Inconceivable! All the Movies Legendary Screenwriter William Goldman Wrote
Legendary Hollywood screenwriter William Goldman has died. The award-winning writer, who also produced novels and plays, was 87 years old. He passed away at his home in New York from complications of colon cancer and pneumonia, his daughter Jenny Goldman told the Washington Post.
Goldman published his first novel in 1957 and later went on to have a long career in the film industry. His novel Soldier in the Rain was adapted into a film in 1963, and in 1965 he wrote Masquerade, his first screenplay.
His colleagues paid tribute to the writer on Twitter after news of his death broke. Ron Howard described Goldman as “one of the greatest most successful screenwriters ever.” Meanwhile, Stephen King praised Goldman’s adaptation of his book Misery.
So sorry to hear of the passing of William Goldman. He was both witty and talented. His screenplay of my book MISERY was a beautiful thing. Rest In Peace, Bill.
— Stephen King (@StephenKing) November 16, 2018
Misery was just one of three works by King that Goldman adapted for the screen (the others were Hearts in Atlantis and Dreamcatcher.) But Goldman is probably best known to many for his screenplay he wrote from one of his own novels: The Princess Bride
The Princess Bride was just one of Goldman’s many movies
Goldman wrote the novel The Princess Bride in 1973. It made the leap from page to screen in 1987 and from there to the pop culture canon. The movie is packed with quotable lines including “Inconceivable!” and “Hello. My name is Inigo Montoya. You killed my father. Prepare to die.”
The Princess Bride is far from Goldman’s only memorable work, though. He also wrote the screenplay for the 1969 hit Butch Cassidy and the Sundance Kid. It was his first original screenplay and he won an Oscar for it.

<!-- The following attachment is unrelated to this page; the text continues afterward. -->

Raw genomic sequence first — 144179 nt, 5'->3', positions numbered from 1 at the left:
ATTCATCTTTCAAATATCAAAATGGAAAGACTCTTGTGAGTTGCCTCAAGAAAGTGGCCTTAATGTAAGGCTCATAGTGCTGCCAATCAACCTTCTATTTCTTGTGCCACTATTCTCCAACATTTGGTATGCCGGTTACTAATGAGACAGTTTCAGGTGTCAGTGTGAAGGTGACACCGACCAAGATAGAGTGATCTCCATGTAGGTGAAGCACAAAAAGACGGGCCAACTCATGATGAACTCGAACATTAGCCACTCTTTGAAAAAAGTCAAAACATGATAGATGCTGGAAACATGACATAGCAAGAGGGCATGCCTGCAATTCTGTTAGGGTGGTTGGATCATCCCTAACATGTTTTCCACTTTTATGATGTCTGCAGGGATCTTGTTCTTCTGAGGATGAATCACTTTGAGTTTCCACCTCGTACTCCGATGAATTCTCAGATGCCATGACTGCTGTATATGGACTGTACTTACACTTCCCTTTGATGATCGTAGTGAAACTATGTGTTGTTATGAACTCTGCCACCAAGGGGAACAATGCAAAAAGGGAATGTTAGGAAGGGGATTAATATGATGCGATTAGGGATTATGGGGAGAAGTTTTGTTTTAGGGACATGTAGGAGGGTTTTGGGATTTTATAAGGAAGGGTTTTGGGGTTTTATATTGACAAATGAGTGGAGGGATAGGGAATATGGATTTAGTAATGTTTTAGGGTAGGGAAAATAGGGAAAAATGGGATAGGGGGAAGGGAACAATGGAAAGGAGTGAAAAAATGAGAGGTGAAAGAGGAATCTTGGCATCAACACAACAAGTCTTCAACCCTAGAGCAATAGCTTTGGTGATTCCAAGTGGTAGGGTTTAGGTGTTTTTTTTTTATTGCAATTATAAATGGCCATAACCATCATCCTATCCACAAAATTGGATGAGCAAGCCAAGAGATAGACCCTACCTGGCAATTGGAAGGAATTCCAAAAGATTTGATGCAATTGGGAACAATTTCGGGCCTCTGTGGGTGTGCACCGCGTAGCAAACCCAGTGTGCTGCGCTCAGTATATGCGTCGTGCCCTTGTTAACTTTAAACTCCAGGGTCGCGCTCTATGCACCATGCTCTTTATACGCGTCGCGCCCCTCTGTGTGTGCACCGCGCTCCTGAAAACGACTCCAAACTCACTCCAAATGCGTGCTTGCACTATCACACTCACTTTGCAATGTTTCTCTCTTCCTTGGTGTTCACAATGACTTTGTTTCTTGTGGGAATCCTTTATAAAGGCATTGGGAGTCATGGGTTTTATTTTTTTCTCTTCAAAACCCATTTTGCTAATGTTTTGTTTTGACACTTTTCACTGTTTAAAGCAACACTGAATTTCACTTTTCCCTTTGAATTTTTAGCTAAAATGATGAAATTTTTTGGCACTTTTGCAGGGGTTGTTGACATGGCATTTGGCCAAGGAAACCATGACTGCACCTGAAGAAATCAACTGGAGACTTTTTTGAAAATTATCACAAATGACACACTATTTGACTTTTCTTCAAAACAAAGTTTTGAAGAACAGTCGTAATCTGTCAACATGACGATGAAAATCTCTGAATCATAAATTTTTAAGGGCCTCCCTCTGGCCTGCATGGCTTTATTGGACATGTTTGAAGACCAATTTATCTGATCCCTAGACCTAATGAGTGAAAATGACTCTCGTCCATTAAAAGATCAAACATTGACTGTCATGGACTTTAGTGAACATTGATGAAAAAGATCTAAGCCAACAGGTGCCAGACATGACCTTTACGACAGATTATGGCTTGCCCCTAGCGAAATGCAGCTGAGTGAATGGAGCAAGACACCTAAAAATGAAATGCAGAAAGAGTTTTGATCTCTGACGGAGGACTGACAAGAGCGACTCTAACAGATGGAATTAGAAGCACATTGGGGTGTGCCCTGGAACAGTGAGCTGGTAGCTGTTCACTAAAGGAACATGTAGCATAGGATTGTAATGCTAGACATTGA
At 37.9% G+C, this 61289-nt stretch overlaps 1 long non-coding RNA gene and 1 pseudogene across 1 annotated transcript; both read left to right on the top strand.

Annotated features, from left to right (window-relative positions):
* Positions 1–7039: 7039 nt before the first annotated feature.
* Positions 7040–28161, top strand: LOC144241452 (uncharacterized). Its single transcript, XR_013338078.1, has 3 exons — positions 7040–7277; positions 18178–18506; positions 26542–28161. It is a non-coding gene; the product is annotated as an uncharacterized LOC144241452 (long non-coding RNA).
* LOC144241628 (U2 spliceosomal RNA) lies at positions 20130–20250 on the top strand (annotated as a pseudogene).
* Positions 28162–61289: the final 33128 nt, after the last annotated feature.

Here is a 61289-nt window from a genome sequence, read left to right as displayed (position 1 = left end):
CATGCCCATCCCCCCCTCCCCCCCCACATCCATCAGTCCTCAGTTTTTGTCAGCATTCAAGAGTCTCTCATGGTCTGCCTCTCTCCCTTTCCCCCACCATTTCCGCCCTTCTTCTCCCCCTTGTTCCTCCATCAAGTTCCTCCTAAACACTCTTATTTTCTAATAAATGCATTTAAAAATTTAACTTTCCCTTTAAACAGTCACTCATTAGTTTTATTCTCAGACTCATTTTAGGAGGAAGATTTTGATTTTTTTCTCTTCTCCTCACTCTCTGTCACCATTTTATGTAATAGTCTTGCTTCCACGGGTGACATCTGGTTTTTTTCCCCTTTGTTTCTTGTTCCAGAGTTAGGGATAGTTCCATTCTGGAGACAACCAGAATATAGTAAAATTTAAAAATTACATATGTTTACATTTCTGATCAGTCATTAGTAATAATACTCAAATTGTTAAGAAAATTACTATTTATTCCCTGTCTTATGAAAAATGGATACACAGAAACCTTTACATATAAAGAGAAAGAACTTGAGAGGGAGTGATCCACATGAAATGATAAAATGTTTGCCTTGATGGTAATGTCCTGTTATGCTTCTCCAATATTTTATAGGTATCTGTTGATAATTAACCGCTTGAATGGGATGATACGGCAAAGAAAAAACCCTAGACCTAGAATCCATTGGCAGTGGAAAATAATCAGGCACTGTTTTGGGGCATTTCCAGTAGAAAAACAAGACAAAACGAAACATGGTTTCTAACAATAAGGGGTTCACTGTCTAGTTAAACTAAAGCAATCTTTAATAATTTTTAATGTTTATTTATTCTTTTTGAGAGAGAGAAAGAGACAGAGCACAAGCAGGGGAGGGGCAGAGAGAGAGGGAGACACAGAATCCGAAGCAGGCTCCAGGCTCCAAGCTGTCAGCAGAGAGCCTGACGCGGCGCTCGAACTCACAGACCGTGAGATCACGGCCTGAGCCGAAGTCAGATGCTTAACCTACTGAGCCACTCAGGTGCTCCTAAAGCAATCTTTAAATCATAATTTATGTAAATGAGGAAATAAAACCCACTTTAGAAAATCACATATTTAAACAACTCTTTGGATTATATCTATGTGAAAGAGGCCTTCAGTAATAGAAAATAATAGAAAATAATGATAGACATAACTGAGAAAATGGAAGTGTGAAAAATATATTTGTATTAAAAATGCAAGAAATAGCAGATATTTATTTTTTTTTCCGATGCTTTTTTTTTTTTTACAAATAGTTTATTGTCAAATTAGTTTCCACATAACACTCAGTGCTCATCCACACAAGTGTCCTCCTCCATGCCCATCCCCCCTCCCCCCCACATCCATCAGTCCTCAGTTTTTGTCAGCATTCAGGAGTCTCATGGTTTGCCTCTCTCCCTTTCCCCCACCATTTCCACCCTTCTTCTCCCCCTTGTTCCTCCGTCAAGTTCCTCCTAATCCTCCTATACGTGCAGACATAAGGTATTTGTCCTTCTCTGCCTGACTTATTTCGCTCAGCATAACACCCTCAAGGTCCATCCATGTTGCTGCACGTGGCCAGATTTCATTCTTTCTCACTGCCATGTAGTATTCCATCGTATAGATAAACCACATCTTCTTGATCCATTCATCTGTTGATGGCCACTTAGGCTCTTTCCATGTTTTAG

Goldman also took home an Oscar for 1977’s All the President’s Men (and coined another catchphrase in the process – Deep Throat’s advice to “Follow the money.”) His other notable screenplays include Harper, The Stepford Wives, Marathon Man (adapted from his novel of the same name), A Bridge Too Far, Misery, Chaplin, The Chamber, The Ghost and the Darkness, The General’s Daughter, and Wild Card.
Goldman was also an in-demand script doctor. He reportedly did uncredited work on the screenplays for A Few Good Men and Indecent Proposal.
At one point, Goldman was the best-paid screenwriter in the movie industry, earning $1 million per script, according to IndieWire. His script for Butch Cassidy sold for $400,000, which Goldman described as “really a freakish amount” of money at the time.
Goldman wrote his first novel Temple of Gold in three weeks. He eventually wrote 16 novels as well as several works of non-fiction, including his 1982 memoir Adventures in the Screen Trade, which the New York Times has called “wickedly witty, take-no-prisoners peek behind the curtain of showmanship and bravado.” In that book, he famously declared of Hollywood: “Nobody knows anything.” He continued his candid observations of the movie industry in his 2000 book Which Lie Did I Tell?
While screenwriters work behind the scenes and don’t get the attention of famous directors and actors, Goldman believed they were essential to a successful film. “Screenwriters are the basis, I think, of everything,” he said in a 2010 interview with the WGA Foundation. “If you have a sh**** script, even if you have Bergman or Fellini or David Lean, it’s not going to work as a movie. It isn’t.”
Check out The Cheat Sheet on Facebook!